Suze Orman

What you do with your money today can
deeply impact your tomorrows – so make pre-
paring for the best possible future a priority
starting now. Let my “rules” for retirement
investing be your guide.

Before you get started:
  • Always pay down your credit card debt first.
  • Build an emergency savings fund to cover
    eight months of your monthly expenses.
  • When choosing to start saving for your retirement OR
    funding your child’s education, opt to save for your retirement.
  • Sign up for automatic savings deposits for both your
    emergency savings account and retirement fund.
  • Savings and investments need time to grow. Focus on saving as much as you can each day.
Making the most of your 401(k):
  • If your employer matches your 401(k) contributions, that’s a retirement bonus. Make sure you invest enough to get the match!
  • Diversify your 401(k) with “extended” or “total index” mutual funds.
  • Don’t touch your 401(k) money until you reach retirement age – no loans or cash outs!
Opening your IRA:
  • Open a Roth IRA if you’re eligible.
  • If your income is too high to qualify for a Roth IRA, open a traditional IRA and start converting it to a Roth in 2010.
  • If you cannot open a traditional IRA, then look into setting up a non-deductible IRA.
  • If you are a stay-at-home mom, look into opening a spousal IRA.
  • Fund your IRA to the annual maximum, which is currently $5,000 if you are under 50 and $6,000 if you are 50 or older.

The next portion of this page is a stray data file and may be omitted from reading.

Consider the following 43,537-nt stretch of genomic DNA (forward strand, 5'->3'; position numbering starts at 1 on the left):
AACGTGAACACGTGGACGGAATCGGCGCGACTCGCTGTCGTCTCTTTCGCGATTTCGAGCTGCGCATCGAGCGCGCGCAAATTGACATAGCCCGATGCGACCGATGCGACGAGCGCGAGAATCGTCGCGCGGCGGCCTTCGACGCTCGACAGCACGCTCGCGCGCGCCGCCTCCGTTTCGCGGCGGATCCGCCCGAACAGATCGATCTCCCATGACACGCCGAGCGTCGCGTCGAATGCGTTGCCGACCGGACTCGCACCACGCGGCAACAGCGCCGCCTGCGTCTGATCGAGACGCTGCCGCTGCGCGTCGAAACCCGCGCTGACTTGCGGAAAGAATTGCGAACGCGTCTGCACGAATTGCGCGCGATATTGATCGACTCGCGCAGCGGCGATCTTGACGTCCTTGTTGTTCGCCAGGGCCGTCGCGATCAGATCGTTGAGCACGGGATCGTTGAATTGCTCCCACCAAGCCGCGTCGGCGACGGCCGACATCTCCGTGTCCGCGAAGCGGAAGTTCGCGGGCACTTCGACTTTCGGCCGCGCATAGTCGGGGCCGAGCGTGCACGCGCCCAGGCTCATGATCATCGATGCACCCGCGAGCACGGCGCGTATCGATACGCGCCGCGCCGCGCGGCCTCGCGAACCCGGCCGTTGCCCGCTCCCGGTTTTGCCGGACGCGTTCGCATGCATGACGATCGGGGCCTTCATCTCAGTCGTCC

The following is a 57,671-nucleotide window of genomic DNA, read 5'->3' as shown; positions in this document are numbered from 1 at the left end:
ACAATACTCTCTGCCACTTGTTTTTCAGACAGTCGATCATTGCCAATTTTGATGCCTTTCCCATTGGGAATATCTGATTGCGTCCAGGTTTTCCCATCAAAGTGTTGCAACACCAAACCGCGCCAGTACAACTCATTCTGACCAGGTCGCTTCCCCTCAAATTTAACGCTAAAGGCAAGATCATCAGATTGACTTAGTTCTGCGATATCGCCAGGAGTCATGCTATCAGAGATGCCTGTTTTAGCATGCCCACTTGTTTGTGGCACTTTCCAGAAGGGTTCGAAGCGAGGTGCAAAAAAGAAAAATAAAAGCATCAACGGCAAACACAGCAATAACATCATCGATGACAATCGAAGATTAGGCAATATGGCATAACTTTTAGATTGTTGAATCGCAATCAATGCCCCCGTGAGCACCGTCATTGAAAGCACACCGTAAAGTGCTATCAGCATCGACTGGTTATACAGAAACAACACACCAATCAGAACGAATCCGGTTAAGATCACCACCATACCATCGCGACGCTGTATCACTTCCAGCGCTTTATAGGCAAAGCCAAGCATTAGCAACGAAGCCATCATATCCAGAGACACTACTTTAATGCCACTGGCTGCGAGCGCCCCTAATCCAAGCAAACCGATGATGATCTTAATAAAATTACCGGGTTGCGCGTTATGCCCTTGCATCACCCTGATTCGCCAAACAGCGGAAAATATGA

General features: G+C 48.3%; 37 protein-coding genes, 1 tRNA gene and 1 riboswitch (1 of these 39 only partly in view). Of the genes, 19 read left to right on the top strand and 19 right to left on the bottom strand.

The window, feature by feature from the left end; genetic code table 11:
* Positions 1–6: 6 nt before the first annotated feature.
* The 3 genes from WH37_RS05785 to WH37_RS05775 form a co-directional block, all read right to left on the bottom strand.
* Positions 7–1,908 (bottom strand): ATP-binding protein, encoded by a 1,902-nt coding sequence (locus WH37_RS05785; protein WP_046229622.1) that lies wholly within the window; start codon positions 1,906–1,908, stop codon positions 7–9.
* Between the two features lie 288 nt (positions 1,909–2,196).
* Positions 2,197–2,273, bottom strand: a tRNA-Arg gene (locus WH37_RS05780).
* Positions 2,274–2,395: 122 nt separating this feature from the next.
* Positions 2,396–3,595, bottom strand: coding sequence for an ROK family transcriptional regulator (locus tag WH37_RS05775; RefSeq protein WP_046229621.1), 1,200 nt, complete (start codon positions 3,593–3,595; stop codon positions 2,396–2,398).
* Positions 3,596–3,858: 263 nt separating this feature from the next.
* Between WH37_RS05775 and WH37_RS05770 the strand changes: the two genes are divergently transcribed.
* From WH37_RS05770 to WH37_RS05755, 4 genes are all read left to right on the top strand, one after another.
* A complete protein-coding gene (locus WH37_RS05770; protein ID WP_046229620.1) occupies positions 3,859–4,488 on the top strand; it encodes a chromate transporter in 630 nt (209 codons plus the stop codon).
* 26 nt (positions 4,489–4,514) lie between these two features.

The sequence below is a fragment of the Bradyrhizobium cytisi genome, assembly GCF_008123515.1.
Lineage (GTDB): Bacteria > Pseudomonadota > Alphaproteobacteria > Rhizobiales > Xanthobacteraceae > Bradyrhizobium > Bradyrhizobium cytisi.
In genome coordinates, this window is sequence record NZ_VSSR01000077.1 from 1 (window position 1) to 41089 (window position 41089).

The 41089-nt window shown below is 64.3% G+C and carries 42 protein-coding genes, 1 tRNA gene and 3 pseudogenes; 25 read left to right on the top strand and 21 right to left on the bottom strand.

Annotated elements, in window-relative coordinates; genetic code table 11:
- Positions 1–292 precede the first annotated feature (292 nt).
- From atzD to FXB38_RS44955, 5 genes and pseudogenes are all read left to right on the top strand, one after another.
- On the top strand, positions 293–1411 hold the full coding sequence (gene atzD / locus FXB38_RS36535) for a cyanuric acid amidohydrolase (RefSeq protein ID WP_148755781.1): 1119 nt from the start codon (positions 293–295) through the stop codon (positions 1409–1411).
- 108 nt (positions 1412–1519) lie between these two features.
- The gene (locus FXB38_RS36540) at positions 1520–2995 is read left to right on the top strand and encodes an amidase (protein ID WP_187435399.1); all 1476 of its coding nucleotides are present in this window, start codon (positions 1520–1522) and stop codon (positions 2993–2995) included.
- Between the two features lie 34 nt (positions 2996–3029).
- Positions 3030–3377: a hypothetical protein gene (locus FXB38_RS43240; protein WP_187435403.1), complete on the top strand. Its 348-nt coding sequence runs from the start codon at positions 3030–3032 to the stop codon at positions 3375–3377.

Diversify your investments:
  • If you have 10 years or longer until you need your money, consider a 90/10 allocation for your mutual funds and/or Exchange Traded Funds (ETFs) – 90 percent in an index fund tracking U.S. stocks, and 10 percent in an international fund.
  • Don’t let your company’s stock account for more than 10 percent of your portfolio.
  • Opt for ETFs, if offered, over mutual funds. An ETF is a basket of equities that tracks an established market index and generally offers lower fees than mutual funds.
  • Choose no-load mutual funds if you want to invest in mutual funds.
  • If retirement is more than 10 years away, consider purchasing high-yield, dividend-paying investments such as ETFs. Corporate bonds are also worth considering if you have larger sums of money.
  • If retirement is less than 10 years away, begin moving your money to more stable-value funds.
These quick notes are presented in detail in Suze Orman’s book, Women & Money: Owning the Power to Control Your Destiny. Please refer to Pages 114-158 for details.

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